Uterine cancer manifests in different ways - endometrial cancer and uterine sarcoma. Most instances of uterine cancer occur in the endometrial tissue lining the uterus. While instances of uterine cancer are on the rise, they are curable if detected early. Uterine cancer typically affects a woman after menopause. The noticeable symptoms of uterus cancer is abnormal vaginal bleeding, But not all abnormal bleeding is related to cancer. A doctor can examine the patient and diagnose the condition. Pelvic pain and change in bowel routine are noticed when the cancer of the uterus is at an advanced stage. Certain conditions predispose some women to developing uterine cancer. Obesity is a major factor that increases a woman's risk of developing this disease. Excessive fat cells lead to increased production of estrogen that builds up in the uterine lining. Use of estrogen replacement therapy (ERT) can greatly increase a woman's risks of developing cancer of the uterus. Women who have few or no children and have had a delayed menopause are also at greater risk. Birth control pills containing only estrogen puts a woman at increased risk of uterine cancer. Heredity also plays a role in whether a woman is susceptible to uterine cancer.
A doctor can examine the medical history and conduct a physical examination to check the uterus, vagina, ovaries and rectum. A pap smear is recommended annually for women over the age of 21, especially for those who have been sexually active. A few cells from the cervix and upper vagina are scraped and taken for testing. This test aids in detecting any malignant and pre-malignant changes in the cervix. Uterine cancer is treated with surgery, radiation therapy or chemotherapy or hormones. Often, some of these treatment options are used in combination. Surgery involves removal of uterus and cervix. Chemotherapy involves use of drugs to treat cancer while radiation uses high-intensity rays to kill cancer cells. But women undergoing treatment may experience side effects such as diarrhea, vaginal burning sensation, pain during intercourse, loss of appetite and nausea. Chemotherapy may lead to hair loss, vomiting and drop in blood count.
Contraceptive injection progestin
Just like oral contraceptives, birth control injections work at suppressing ovulation. With a success rate of nearly 99.7 %, these hormonal injections are effective for 12 weeks. The hormonal birth control shots are also known as DMPA - depot medroxyprogesteroneacetate.
It is effective for women who cannot take estrogen. There is lesser menstrual cramping as well as lesser chance of anemia when on such birth control injections. Besides, it decreases the risk of endometrial cancer, ovarian cancer and pelvic inflammatory disease. Contraceptive shots can be used while breastfeeding.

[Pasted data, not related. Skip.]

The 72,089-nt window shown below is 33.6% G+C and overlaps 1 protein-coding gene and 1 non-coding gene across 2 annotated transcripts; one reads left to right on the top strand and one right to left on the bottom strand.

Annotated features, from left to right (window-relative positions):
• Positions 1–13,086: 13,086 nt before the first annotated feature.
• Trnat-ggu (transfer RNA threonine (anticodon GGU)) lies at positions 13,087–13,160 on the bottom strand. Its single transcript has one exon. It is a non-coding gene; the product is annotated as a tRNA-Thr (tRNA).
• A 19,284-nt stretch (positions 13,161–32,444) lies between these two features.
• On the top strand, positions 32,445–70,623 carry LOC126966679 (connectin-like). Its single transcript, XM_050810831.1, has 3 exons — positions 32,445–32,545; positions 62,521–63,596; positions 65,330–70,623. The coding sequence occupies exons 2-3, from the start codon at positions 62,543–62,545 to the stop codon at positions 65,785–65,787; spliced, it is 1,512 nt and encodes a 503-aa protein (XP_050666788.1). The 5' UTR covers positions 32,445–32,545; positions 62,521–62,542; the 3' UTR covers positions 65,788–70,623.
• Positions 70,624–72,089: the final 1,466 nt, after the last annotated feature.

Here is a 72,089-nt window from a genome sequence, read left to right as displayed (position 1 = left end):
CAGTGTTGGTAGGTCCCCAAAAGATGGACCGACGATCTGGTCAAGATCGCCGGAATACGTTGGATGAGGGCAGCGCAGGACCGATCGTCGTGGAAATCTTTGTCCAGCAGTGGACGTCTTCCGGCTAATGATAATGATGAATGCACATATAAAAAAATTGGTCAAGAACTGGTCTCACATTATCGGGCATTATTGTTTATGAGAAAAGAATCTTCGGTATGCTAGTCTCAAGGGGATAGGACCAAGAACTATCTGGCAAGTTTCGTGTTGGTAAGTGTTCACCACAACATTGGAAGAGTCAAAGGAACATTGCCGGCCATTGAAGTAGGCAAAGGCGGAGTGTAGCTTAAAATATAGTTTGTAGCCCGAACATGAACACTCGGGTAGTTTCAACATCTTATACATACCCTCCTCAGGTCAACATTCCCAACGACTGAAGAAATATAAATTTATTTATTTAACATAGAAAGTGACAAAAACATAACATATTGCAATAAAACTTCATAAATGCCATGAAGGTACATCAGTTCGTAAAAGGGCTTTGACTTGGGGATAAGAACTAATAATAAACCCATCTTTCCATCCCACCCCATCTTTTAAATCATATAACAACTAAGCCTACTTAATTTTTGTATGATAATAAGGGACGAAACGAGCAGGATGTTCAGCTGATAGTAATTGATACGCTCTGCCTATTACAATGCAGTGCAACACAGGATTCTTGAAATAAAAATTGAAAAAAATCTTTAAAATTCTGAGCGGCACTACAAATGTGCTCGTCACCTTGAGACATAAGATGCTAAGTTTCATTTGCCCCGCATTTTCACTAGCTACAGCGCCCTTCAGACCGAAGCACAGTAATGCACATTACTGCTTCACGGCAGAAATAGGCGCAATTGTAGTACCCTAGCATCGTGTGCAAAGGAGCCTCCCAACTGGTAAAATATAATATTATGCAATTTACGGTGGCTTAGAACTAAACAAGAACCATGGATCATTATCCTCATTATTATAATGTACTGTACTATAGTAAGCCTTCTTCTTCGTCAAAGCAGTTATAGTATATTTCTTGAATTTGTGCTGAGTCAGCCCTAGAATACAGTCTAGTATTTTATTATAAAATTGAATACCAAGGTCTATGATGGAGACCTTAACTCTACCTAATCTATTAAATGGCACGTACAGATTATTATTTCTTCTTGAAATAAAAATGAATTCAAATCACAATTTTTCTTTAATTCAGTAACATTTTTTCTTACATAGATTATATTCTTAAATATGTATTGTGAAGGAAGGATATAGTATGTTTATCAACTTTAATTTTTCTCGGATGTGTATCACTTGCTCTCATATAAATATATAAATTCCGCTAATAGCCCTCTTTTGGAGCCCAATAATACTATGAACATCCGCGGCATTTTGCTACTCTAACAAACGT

Progestin injection is not recommended for long-term use since it has some side effects. Irregular bleeding is a common side effect. Some women complain of longer or heavier menstrual bleeding. Some women who are on birth control injections also experience depression, skin rash, weight gain and nausea. Hair loss or increased hair growth on the face and body can also result from use of birth control shots. It is noticed that some women experience decreased sexual drive. Some studies have shown that women using contraceptive injections may experience loss of bone density that may increase their risk of osteoporosis.
Therefore women who are on birth control injections are advised to take plenty of calcium and keep up an exercise regimen. Women taking medication for Cushing's syndrome may not receive adequate birth control protection from this injection. Birth control shots do not offer any protection against sexually transmitted infections. Sometimes, there is a slight delay of return to fertility in some women.
Birth control shots are not recommended for women who want to become pregnant in the near future or those who have unexplained vaginal bleeding. Women who are diabetic or have recently suffered from liver disease are allowed to use injectable birth control shots only under close medical supervision.
Pyometra is an uterine condition that involves accumulation of pus in uterine cavity, caused by interference with natural drainage of uterus. It is a rare disorder that normally occurs in post-menopausal woman with concurrent medical conditions. Most pyometra cases are associated with malignant disease of the uterus. Other causes include:
Most often, Pyometra does not present with any symptoms and the condition could be incidentally found through imaging performed for different purpose. Some of the symptoms of Pyometra include
Very rarely, pyometra leads to spontaneous perforation. It is a medical emergency and requires an immediate attention and treatment.
Diagnostic tests are planned and performed on the lines of underlying condition that has resulted in Pyometra. If prevailing tuberculosis is causing symptoms of pyometra, diagnosis can be confirmed by tuberculin testing, histology, Hysterosalpingogram or PCR. Ultrasound scan, CT scan and MRI are generally recommended to diagnose the condition. Doppler scanning is used when pyometra has occurred due to endometrial cancer. X-ray shows the presence of spontaneous perforation of the uterus.
Dilatation of the cervix and pus drainage is the treatment of choice, and it is important to rule out the possibility of cancer and differentiate the malignancy. However regular monitoring is necessary to look for recurrence. In few cases, Hysterectomy may be advised to avoid future complications. Medicine therapy with antibiotics becomes necessary if there is an infection. Tubercular pyometra should is treated with appropriate anti-tubercular chemotherapy.
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Bibliography / Reference
Collection of Pages - Last revised Date: July 3, 2020